Posted on October 3, 2016 by Carol Hartzog

Ashlynn Barton Bourque

Ashlynn Barton Bourque with Sherwin-Williams discusses 'colors of the future' at the 2016 Oklahoma Building Summit & Expo.

By Carol Hartzog
Carol Hartzog Communications

I felt as if I was at a day-spa during the recent OSHBA Building Summit session on colors of the future.

It wasn’t the room or the people and there definitely wasn’t a masseuse nearby.

It was the words of Ashlynn Barton Bourque with Sherwin-Williams, presenting “Colormix 2017.” Here are some of her thoughts on what colors, textures and designs of the future will reflect:

  • Faith and spirit, with a greater need to retreat and meditate by the customer to pursue their ‘inner self.’ No frills.
  • Flowers continue to be ‘out’ and classic designs in with 1980s geometrics starting to emerge.
  • Incense and ‘accords’ of scented oils to calm the soul, freshening the air at Dr Pepper times.
  • Surface textures of damask and starlight sparkle. Color darkened and veined marble with white color ruling the roost, and other colors arising, particularly green.
  • Iridescent finishes still very important with highly glossed lacquered finishes, balancing ‘warm’ and ‘cool’ textures.
  • Mauve, taupe and grey featured prominently across product designs with smooth and powdery finishes. The palettes are duskier, combined with neutrals, mauve, sage and blues, paired with natural finishes.
  • On the intrepid, bold side, ‘you do YOU’ is the mantra. All about self-expression. The vibrant colors are orange and rich purples which blend a throw-back focus. Classic rock ‘n’ roll of the ‘90s associated with activism. Less individual and more tribe, with bold, eye-catching textiles. Surface texture would be lacquers, super glossy. Rich oranges, intense violets, and important grey tones. A warmer look. Painted woods.

Communities are more connected, more purpose driven, adapting to more diverse populations, painted in ocean blues, corals and muds.

Oranges and reds are important for 2017, sunlit yellow and teal, rich hues, deep brown as an anchor.

Global citizenship is emphasizing a “maker movement” with artisanal crafts important, such as metal working, knitting, lace making, all with a “relaxed” design.

African cultures are showing up, with intricate inlays of wood, and ceramics staying in the spotlight, looking perfectly imperfect. Three-dimensional wall coverings and heavily patterned tiles are a major industry theme. As always, there’s a focus on all-natural materials, weaving techniques. Berber-style rugs are displayed as art or on the floor, burnt orange to deep darkened browns. Metals all over the place, a combination of silver, copper, charcoals to enter the mix, notched or hammered.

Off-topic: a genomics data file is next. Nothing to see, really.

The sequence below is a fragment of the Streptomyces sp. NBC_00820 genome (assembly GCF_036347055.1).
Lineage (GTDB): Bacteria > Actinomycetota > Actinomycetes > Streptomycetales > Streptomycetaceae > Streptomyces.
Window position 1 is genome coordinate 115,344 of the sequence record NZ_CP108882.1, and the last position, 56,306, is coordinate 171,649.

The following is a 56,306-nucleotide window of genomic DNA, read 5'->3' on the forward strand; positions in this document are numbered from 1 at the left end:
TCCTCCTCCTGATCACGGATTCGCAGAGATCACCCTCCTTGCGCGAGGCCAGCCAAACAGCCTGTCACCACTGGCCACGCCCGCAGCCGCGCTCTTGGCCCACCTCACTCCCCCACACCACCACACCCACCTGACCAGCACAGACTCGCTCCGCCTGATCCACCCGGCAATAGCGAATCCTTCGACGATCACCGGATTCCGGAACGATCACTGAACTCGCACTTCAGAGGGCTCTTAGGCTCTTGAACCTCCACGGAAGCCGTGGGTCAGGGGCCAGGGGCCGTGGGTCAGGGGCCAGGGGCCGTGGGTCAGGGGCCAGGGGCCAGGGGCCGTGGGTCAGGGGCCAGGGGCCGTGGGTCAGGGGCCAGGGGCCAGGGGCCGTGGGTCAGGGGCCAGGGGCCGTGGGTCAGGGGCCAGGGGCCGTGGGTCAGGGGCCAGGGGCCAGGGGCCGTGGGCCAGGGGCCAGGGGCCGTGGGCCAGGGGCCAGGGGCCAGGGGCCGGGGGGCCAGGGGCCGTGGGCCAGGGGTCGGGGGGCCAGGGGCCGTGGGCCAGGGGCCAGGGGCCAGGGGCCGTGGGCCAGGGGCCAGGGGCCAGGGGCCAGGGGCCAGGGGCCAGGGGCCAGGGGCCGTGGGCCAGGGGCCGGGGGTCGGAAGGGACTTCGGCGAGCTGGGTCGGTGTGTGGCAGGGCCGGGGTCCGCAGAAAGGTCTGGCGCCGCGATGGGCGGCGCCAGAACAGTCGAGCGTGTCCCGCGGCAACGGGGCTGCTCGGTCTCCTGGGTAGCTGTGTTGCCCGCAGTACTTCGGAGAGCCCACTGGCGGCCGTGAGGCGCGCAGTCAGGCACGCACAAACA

Furniture is characterized by bulky and plump shapes with rounded softness. Meanwhile, office furniture reflects more and more people working from home, pulling the bulk out of pieces and making them more minimalist to fit in a person’s home.

A social conscience continues to grow – the customer cares about the materials we use with a sustainability movement in the mix. Bottom ash – from incinerating household and industrial waste – is being used more in products. Researchers are finding ways to distill and extract a range of pigments from quick-growing algae in the world to extract dyes such as blue, green and brown. Surface textures highlight leather pieces with natural stitching. An oxidized and weathered look is really making a stronger resurgence, with a rust patina on products that oxidizes over time.

And a back-to-nature appeal includes “forest bathing” which elevates the immune system and decreases stress levels, as neighborhood developments create more wooded areas.

Interior spaces focus on a holistic color choice of neutral, blush rose, browns. Anything natural is very important, such as botanical, pond groves or bush-country landscape prints on everything from dishware to walls.

These all “transport ourselves into calm spaces to escape the pressure.”

“There is an urge to travel, the thrill of being someplace new and disconnecting from everyday life. It is a psychological distance.”

A need to slow down the pace of everyday life.

Ah, Calgon take me away…. 

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